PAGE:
Collective Worship: Findings from our SEF/Monitoring & Evaluation
All Leaders, including staff & Governors, evaluate the Catholic life of the school through monitoring of collective worship at every opportunity. Leaders, staff & children, have expert knowledge in how to plan and deliver quality Collective Worship.
The highest priority is placed on the professional development of staff incorporating liturgical formation and the planning of Collective Worship, Catholic Social Teaching- courses at the Diocese and CPP.
Leaders and governors place the highest priority on the school’s self-evaluation of Collective Worship with regular reviews of school performance. The HT Report every Term, reports on the planning & provision for Collective Worship & standards and progress.
Collective Worship is monitored and evaluated every term by the HT and findings are shared with Lucy Carew, the Link Governor for RE, Catholic Life & Collective Worship.
Assemblies and celebrations are monitored & evaluated by SLT or Governors who attend. We have many parents who write to us directly, giving their thoughts on the celebration that they attended.
Any additional requirements of the diocesan Bishop regarding Collective Worship are embraced and fully implemented. This is monitored & evaluated by all staff, Governors & our Link Governor, every term/throughout the year.This year, we will include Fr Stefan as part of this monitoring & evaluation.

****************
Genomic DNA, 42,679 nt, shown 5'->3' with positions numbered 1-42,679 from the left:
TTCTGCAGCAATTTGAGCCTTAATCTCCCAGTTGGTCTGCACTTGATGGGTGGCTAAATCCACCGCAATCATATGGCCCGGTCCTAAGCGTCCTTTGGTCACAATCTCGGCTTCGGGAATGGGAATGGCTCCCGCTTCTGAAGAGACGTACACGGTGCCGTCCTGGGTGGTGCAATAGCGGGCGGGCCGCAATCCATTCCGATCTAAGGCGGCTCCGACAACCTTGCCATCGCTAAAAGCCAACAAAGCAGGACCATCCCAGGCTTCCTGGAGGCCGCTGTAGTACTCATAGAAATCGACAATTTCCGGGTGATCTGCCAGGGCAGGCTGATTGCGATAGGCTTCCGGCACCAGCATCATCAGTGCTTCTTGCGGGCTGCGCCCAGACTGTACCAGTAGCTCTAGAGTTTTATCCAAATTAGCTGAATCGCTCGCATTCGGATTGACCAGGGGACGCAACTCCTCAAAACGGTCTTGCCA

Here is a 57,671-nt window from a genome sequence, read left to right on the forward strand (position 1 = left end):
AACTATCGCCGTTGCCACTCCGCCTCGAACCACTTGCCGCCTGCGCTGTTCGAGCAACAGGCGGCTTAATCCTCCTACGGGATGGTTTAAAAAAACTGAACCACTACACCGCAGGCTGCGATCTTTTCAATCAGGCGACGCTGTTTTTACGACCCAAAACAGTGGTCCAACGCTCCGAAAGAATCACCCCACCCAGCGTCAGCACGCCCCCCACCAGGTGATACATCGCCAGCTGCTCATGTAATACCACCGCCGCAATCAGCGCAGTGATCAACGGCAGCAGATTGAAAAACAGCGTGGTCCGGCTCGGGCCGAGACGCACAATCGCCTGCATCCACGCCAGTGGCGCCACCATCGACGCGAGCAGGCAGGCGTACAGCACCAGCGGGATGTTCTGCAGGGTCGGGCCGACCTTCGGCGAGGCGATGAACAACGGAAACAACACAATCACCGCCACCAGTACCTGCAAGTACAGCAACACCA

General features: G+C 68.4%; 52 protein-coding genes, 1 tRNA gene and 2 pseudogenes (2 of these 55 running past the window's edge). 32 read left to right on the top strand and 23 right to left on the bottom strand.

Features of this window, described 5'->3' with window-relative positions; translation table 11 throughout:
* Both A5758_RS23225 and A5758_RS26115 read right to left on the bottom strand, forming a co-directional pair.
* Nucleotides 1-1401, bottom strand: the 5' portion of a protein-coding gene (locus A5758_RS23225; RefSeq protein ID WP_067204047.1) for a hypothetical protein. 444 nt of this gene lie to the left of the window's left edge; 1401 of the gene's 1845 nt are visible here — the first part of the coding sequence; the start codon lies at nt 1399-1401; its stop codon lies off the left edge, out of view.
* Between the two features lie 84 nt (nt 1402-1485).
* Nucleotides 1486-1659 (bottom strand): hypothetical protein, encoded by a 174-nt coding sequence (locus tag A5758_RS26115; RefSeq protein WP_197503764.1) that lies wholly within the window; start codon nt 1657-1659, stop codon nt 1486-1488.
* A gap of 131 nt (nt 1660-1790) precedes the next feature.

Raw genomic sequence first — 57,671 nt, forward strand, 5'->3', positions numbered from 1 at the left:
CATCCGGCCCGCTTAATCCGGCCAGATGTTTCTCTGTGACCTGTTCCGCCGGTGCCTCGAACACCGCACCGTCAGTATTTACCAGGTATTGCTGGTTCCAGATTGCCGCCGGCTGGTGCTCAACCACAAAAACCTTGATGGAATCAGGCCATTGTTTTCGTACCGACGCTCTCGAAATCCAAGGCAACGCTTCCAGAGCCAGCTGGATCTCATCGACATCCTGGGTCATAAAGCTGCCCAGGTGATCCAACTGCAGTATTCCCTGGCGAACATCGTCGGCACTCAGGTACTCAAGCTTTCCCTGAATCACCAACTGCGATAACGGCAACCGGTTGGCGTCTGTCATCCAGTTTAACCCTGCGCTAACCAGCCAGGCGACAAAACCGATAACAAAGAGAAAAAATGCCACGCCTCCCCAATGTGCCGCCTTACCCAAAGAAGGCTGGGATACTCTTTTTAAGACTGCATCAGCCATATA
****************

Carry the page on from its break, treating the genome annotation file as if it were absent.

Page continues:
Teachers have excellent subject knowledge and are enthusiastic about how they can inspire and motivate pupils in their assemblies
Pupils are active in planning their own class collective worship & all children are keen to lead in all year groups. This is a huge strength of our school.
The Liturgy Leaders in every class, are a real credit to the school. They take great pride in ensuring that prayer is at the heart of the whole school; supporting staff with the prayer areas in class, the school hall, setting up the Altar with Fr Stefan & ensuring that all Prsyer Bags are fully resources- ready to take prayer into the home!
Teachers plan using the diocesan schemes of work but also supplement this to meet the needs of pupils. This results in a stimulating and engaging Catholic curriculum.
A baseline assessment is completed as pupils enter the school in YR. This enables the school to review provision in line with the growing needs of the pupils, as many enter school with very limited knowledge of religious artefacts or prayers, and is reviewed again at the end of the school year to measure progress & impact
Progress in early years is rapid and by the end of their Reception year most pupils are at least in line with diocesan expectations. This rapid progress continues through both key stages and attainment by the end of key stage 2 shows an upward trend with a large majority of pupils exceeding diocesan expectations.